And although they’re not favorably presented (“Should any player wish to be one…”) in the original edition of D&D, hobbits — later renamed “halflings” for legal reasons — did make it into Dungeons & Dragons. And given that The Hobbit and The Lord of the Rings are both in Appendix N, it’s a sure bet that that’s where they came from.

If you’ve never read it, I highly recommend The Hobbit. It’s a quick read, suitable for younger kids, and makes a great point of entry into Appendix N.

The Hobbit and AD&D

It’s not hard to see connections between The Hobbit and D&D — really, the question is why it (and The Lord of the Rings) isn’t a Tier One book, one Gary cited as most directly influencing him when he wrote AD&D. I don’t know the answer to that question; I hope to learn it, or at least come to my own conclusions about it, over the course of this project.

There were hobbits in the early printings of basic D&D, before they were changed to “halflings” to appease the Tolkien estate. There are halflings, dwarves, wizards, adventuring parties, dragons, trolls (albeit of a very different variety), quests, unlikely successes, perilous journeys and many more elements found in The Hobbit in AD&D — and in every edition of D&D, really.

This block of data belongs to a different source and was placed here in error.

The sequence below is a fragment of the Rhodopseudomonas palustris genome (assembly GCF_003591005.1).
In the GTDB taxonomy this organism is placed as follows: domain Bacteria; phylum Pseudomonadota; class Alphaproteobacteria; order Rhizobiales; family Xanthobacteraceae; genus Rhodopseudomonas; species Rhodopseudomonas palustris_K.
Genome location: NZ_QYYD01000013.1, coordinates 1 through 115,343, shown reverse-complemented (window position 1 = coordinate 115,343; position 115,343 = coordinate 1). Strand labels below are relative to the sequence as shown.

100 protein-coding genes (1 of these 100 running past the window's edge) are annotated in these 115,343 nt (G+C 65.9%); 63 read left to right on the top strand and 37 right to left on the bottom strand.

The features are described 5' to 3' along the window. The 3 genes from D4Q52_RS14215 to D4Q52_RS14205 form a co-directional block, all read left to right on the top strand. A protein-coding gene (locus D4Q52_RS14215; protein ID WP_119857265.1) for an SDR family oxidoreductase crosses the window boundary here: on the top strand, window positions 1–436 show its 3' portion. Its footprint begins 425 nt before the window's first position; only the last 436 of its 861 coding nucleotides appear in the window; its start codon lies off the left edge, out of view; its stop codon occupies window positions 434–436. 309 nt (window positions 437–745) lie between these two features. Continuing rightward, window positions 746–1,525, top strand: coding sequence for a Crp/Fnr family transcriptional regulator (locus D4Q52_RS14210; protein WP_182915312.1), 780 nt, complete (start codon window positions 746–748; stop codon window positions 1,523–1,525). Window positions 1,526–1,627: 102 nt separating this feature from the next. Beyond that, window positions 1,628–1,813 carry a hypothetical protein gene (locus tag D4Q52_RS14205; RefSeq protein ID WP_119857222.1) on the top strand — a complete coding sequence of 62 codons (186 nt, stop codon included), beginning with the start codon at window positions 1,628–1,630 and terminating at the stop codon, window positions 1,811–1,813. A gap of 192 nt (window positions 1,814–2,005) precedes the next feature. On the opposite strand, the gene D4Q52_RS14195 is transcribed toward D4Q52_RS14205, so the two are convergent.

I think there would absolutely be and AD&D, and a D&D, without The Hobbit or The Lord of the Rings, but I don’t think D&D would have enjoyed as much early popularity, nor spread so quickly, without Tolkien and the popularity of his books.

Which edition?

If I was going to buy The Hobbit new, I’d buy this gorgeous hardcover edition (paid link) from 2007, which is pretty reasonably priced. I’ve flipped through it in the store and nearly picked it up more than once despite already owning a copy. (Update: Reader Simon Forster says the paperback version of this edition includes corrections, and is preferable; I can’t find it on Amazon.) This inexpensive boxed set (paid link), which includes the Lord of the Rings trilogy, is another good option.

Alternately, I’d snag the cheapest old paperback copy I could find. I buy a lot of my used books on Amazon, and anything reasonably popular tends to have a host of used paperback copies for $0.01 + $3.99 shipping; here’s The Hobbit (paid link) in mass market paperback, with lots of penny listings.

I look for sellers with feedback in the 90s whose condition descriptions suggest they’re talking specifically about the copy they have for sale, and avoid the ones with no description at all. As long as the pages are tight and the spine isn’t too cracked, old paperbacks have lots of life in them.